- Go to Hardware and Sound
- Go to Power Options
- Select Change Plan Settings
- Select Change Advanced Settings
- Make sure the 'hard disk' field is set to ‘never’ (Laptop users select 'battery and power adapter').

On a Mac computer:

- Go to System Preferences
- Go to Energy Saver
- Make sure  'Put the hard disk(s) to sleep when possible' is unchecked.



Kilobyte Kid

Yes I accept that the read/ writ speed at SSD is much faster than HDD but the accumulation of clutters can bring issue to its speed. As mentioned above the Garbage Collection method can be helpful in this regard.


Kilobyte Kid

My speed ratings were initially dismal, but I discovered that Lenovo had artifically capped the disk access speeds. After reflashing my BIOS (on an X61 tablet -- here), I am now up to SATA II speeds (about 260 MB/s).


Now I've set my drive never to power off, supposedly even when the computer is asleep. How can I confirm that garbage collection is taking place during sleep? Is there some field in one of the SSD info utilities (e.g. CrystalDiskInfo) that I can monitor to confirm that garbage collection is taking place?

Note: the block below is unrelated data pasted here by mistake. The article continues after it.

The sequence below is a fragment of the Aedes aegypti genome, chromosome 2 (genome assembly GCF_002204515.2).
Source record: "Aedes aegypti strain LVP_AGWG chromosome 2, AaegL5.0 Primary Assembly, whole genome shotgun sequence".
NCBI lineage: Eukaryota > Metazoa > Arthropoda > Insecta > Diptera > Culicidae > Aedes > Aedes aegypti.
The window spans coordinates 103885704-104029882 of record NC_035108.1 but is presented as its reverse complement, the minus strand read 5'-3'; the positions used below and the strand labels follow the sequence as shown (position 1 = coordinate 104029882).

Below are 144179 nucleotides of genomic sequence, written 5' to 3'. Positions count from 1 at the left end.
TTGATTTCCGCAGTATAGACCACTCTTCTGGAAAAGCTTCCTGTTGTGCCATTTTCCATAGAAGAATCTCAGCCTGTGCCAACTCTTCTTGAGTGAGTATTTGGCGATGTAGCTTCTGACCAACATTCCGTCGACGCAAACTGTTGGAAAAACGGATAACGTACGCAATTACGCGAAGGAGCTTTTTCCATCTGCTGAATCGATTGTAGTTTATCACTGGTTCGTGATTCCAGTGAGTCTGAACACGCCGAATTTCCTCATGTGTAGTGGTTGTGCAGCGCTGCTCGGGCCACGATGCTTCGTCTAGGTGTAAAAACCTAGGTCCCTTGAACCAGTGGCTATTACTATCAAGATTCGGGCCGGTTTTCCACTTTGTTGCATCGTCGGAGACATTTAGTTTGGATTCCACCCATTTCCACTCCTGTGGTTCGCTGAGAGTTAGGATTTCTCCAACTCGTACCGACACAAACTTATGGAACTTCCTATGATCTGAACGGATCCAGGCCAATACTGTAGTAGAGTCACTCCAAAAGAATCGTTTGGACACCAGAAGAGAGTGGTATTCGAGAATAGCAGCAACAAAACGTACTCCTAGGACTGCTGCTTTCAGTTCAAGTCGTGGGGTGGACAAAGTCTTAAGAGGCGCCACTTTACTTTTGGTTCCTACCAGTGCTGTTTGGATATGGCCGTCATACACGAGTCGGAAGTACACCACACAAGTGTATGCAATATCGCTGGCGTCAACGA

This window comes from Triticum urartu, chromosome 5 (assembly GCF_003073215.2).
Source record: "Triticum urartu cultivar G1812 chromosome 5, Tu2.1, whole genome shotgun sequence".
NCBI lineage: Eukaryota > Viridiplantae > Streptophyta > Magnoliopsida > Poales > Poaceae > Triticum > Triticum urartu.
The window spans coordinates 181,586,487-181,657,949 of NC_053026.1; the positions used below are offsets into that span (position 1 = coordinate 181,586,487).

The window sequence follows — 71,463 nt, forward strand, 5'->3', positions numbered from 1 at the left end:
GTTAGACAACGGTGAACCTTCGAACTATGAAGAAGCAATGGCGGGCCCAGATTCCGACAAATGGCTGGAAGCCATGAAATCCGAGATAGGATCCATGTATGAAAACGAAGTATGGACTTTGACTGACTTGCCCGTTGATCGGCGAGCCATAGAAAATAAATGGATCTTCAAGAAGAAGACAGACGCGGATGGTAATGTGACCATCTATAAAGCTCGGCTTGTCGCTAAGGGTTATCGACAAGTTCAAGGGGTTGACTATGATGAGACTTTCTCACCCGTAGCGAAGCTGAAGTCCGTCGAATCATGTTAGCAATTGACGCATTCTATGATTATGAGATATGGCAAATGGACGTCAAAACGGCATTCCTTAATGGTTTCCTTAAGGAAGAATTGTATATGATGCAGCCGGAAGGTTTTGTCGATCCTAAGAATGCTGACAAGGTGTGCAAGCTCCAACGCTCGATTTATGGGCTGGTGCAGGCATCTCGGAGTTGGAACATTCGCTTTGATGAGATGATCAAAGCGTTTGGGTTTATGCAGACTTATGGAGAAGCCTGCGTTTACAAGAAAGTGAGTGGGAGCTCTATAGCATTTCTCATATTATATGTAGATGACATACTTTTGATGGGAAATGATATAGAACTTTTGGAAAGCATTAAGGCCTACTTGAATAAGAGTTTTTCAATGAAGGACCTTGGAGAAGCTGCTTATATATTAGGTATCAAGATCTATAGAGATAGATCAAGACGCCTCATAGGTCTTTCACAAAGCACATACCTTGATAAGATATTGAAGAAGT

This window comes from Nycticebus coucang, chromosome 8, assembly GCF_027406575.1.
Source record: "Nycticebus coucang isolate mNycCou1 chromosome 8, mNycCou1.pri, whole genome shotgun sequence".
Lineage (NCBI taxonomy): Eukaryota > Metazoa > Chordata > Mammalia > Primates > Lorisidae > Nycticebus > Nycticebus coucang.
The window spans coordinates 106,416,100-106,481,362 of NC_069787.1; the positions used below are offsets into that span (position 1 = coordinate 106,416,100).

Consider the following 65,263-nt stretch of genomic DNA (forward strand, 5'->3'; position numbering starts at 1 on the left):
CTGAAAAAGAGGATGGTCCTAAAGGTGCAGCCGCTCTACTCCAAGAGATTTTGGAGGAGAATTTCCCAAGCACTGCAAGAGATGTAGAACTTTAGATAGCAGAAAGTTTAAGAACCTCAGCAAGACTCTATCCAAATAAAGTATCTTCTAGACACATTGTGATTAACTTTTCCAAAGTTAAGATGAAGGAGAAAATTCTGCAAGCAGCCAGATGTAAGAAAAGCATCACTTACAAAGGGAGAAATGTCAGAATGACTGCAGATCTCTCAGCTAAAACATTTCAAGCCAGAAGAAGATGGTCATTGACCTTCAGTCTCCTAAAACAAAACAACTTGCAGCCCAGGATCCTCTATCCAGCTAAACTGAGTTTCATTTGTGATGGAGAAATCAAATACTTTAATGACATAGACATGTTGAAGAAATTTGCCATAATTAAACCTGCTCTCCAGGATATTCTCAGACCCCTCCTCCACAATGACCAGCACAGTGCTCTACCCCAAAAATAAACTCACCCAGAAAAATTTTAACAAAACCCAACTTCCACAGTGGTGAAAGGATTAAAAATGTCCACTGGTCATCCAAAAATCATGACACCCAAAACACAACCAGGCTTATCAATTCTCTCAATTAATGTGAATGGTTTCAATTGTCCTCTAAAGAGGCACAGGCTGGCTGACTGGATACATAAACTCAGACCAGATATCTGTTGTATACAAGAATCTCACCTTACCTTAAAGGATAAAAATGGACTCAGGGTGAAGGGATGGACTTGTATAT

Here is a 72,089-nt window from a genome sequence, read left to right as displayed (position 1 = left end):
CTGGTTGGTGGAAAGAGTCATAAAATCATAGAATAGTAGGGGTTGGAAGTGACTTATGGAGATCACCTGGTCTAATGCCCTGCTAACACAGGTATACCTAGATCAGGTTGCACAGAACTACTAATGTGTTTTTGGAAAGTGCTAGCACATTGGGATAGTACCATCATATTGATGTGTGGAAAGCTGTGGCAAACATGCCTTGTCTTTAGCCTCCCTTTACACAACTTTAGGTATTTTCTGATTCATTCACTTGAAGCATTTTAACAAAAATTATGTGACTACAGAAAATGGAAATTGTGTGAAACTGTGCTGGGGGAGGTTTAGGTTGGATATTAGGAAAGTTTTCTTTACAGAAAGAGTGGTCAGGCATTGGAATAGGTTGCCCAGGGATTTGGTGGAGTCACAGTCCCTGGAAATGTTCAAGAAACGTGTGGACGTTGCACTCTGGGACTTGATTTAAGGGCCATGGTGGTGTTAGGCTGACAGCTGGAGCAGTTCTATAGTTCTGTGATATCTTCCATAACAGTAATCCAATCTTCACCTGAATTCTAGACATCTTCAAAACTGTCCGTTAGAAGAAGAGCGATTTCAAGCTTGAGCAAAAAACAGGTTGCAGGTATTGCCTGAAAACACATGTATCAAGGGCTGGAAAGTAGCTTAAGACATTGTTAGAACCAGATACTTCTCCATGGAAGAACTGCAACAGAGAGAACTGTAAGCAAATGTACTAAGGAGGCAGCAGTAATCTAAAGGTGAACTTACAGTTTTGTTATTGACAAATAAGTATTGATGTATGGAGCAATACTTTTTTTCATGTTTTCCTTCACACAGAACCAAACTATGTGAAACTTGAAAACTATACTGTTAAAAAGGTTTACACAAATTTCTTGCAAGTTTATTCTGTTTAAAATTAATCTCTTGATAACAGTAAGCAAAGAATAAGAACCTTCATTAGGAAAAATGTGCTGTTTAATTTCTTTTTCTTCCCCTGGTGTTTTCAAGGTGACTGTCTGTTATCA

Do I have to run the machine for 6-8 hours booted up into the BIOS, as suggested above, or can I just let it sleep for 6-8 hours to achieve the same result?


Also, I found that Win7's defragment utility was still scheduled to run by default after a clean Win7-64 system install on the SSD. I thought Win7 was suppposed to sense that the drive is a SSD and disable defrag?


I've subsequently disabled the scheduled defrag. Is that the right thing to do, or will Win7 sense the SSD when the scheduled defrag is triggered and do something else that is beneficial to the SSD, like this TRIM stuff discussed above?

Kilobyte Kid
I'm starting to doubt the advice given above: "To prevent the SSD performance from degrading again in the future you can adjust your power settings, to make sure that the SSD stays powered on when your computer goes into sleep mode."
I've changed the power setting to never let the SSD power down. Yet every time the machine sleeps, I see that the "power on count" in CrystalDiskInfo increments by one.
Kilobyte Kid
I just want to share that after 2 years of use and a clean install of macOS, My 960gb M500 drive suddenly got really slow, below HD speeds. With some difficulty. as I couldn't even make a USB-disk of the MU05 update that would boot my PC laptop, to which I moved  the M500, and I had to find a CD and somehow managed to find an old RW, burnt it and boot and applied. Then I removed the CD and left the PC running with the M500 for 8 hours or so, nothing obviously booted or in use as this is a Mac partition. Now tonight I moved it back to my MacBook Pro and write and read speeds are around 400 MB/s. Garbage Collection when really idle  seems to work fine. I'm contemplating activating trim, but I want to check for sure macOS Sierra's trimforce doesn't send queued trims as I understand at least Linux distributions with this could damage the drive. It says so in Wikipedia.